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  • Mary Dealy

Hyperpigmentation - causes and treatment of dark patches of the skin

Updated: Jan 14



Hyperpigmentation, or dark spots on the skin, is one of the most common dermatologic conditions. From a clinical standpoint it is harmless and nothing more than an aesthetic nuisance, however it is a chronic condition and may worsen over time. Individuals who have this condition often feel self-conscious, and it effects their self esteem and quality of life. The good news is there are effective ways to treat and prevent it.


Hyperpigmentation results from production of excess melatonin, or the natural pigment that gives our skin, hair and eyes their color. A number of factors can trigger an increase in melatonin production, including excessive sun exposure, hormone fluctuations as in pregnancy, some medical conditions such as thyroid disease, and certain medications. Regardless of the cause, treatment is the same - however in order to understand the treatment, we need to understand what causes this condition.


Hyperpigmentation is caused by an excess of an Tyrosinase, the enzyme in your skin responsible for creating melanin. In order to make melanin, our skin cells (or melanocytes) create an enzyme called Tyrosinase. This enzyme is a key element in melanin production. However, the above mentioned conditions cause the skin cells go on over drive and make an excess of Tyrosinase - resulting in an excess of melanin and thus hyperpigmentation.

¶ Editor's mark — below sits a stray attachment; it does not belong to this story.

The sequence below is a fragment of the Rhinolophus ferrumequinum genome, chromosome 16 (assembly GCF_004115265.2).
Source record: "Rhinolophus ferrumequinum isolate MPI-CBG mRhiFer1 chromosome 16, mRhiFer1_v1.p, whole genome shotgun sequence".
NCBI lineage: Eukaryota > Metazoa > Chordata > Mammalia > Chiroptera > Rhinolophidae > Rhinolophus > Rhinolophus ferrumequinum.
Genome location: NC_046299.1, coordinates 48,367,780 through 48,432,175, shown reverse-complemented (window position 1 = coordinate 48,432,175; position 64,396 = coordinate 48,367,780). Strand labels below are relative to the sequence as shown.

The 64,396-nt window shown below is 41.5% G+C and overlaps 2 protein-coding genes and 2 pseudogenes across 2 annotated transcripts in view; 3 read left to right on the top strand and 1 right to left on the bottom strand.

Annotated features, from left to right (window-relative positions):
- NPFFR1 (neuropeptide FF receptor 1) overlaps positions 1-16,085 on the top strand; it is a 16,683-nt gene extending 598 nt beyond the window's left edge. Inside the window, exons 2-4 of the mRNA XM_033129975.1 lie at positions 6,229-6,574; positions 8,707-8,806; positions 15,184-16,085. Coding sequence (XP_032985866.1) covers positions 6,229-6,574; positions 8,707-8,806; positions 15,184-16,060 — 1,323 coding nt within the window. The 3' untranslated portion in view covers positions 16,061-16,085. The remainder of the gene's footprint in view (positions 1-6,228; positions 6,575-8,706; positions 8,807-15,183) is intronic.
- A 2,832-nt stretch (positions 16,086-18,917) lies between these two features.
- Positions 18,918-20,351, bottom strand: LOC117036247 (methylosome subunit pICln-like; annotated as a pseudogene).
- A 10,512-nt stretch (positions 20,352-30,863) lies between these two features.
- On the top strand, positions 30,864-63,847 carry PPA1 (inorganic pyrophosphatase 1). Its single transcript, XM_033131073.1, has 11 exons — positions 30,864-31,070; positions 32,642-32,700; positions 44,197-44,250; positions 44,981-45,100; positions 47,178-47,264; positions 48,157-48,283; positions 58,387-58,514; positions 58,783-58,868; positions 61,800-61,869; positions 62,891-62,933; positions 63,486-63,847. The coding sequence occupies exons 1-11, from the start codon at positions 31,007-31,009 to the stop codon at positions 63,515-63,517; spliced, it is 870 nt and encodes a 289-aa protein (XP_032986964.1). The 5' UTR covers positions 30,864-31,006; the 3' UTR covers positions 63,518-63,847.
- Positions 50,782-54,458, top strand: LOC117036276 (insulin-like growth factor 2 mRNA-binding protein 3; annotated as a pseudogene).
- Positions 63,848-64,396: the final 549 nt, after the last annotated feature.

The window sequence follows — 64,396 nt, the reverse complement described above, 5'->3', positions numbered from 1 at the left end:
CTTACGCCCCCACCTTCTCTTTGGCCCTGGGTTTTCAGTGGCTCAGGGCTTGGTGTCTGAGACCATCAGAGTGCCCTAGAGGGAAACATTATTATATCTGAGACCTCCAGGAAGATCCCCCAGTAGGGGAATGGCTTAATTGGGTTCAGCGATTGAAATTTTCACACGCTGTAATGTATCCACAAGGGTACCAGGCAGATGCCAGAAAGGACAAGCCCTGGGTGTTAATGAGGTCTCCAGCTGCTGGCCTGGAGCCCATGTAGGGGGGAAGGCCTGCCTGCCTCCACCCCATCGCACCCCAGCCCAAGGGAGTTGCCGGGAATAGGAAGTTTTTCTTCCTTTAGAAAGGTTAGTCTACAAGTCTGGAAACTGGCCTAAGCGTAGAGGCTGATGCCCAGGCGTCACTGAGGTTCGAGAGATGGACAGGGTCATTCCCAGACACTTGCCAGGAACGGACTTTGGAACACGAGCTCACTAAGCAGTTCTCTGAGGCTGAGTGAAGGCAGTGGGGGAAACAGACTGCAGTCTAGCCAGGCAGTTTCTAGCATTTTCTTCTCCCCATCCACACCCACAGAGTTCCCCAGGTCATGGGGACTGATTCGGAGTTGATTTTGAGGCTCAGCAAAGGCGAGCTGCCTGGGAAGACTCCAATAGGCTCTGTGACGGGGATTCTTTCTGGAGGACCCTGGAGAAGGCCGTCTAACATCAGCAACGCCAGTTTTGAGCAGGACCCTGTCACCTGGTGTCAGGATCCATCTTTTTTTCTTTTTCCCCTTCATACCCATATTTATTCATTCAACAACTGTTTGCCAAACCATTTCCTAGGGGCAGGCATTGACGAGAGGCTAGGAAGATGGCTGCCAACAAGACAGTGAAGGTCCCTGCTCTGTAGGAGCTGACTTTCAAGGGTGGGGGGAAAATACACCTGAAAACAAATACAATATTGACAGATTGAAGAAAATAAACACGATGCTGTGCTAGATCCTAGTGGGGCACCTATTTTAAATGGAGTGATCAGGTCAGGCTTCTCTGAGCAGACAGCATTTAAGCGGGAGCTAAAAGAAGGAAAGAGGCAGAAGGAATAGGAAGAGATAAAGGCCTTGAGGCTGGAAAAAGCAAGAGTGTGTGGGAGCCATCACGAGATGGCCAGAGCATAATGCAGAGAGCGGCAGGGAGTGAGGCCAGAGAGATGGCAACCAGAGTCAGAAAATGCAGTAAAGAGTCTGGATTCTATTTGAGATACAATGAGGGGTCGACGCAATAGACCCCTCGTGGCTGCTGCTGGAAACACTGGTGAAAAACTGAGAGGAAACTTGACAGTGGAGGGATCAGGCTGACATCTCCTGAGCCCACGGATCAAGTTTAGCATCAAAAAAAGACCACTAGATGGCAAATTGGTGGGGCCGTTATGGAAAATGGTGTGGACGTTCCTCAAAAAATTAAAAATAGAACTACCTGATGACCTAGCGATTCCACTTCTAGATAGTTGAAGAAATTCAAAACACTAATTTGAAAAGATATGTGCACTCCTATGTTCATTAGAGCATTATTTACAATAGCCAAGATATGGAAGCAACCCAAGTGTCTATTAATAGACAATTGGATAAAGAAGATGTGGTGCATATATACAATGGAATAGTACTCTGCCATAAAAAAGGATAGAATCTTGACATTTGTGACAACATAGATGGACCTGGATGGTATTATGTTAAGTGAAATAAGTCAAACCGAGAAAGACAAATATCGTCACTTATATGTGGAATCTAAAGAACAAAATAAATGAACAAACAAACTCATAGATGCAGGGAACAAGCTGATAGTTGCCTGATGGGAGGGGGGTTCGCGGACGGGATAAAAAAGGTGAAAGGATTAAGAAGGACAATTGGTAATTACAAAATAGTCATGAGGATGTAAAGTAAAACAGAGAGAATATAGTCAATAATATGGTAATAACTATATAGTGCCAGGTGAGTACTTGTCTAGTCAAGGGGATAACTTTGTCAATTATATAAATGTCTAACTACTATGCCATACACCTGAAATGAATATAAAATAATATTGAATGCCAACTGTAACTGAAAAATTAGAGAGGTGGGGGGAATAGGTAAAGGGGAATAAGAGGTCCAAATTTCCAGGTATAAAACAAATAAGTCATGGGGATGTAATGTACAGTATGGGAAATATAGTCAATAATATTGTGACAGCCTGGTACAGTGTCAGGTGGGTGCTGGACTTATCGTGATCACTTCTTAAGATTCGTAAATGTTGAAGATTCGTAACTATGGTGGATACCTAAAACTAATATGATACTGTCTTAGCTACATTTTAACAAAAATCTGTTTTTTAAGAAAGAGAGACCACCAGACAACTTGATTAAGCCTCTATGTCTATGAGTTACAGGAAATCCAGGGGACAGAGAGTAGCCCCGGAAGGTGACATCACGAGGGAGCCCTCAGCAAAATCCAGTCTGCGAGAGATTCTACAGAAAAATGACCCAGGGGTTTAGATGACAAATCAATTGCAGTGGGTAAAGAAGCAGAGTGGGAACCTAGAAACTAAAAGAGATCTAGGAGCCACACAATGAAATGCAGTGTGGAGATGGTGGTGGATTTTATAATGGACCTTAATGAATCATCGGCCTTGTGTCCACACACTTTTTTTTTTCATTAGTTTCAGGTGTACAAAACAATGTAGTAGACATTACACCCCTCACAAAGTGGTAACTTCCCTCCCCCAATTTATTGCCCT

The most effective and common medication used in treating this condition is hydroquinone.


Hydroquinone works by inhibiting the activity Tyrosinase, and therefore decreasing the melanin production, and resolving hyperpigmentation. Used in prescriptive concentrations and under medical supervision, hydroquinone is a safe and effective treatment for most pigmentation conditions. This is prescribed in a skin cream either by itself or combined with topical steroids, retinol, glycolic acid, or specific vitamins.

It is very important to know that Hydroquinone should not be used for a long period of time (no more than 6 months), only under medical supervision, and with careful and compliant dosing. Using it for too long or too often may have a rebound effect and cause instability in the melanocyte cell, causing worsening pigmentation.


It is also important to be aware that while hydroquinone is improving the discoloration, it is also making the skin more photosensitive. Therefore it is imperative that proper sunscreen (SPF 30 or over and frequent reapplications) be used.


There are also non-hydroquinone treatments available and for many this is a great option. Discuss treatment options with a clinician who is trained in hyperpigmentation treatment.


Once the pigment is under control, a healthy maintenance system should then be put in place. The purpose of this treatment is to stabalise the cells in order to prevent them from being active all the time. This program should include vitamin C, retinol, melanin inhibitors and antioxidant vitamins E and C.


At BeautoxSkin, we are medical clinicians that are trained to treat this common and pesky skin condition. We use scientifically based ZOskinhealth hydroquinone and non-hydroquinone products and peels with excellent results. Book a free skin care consultation at www.beautoxetc.com


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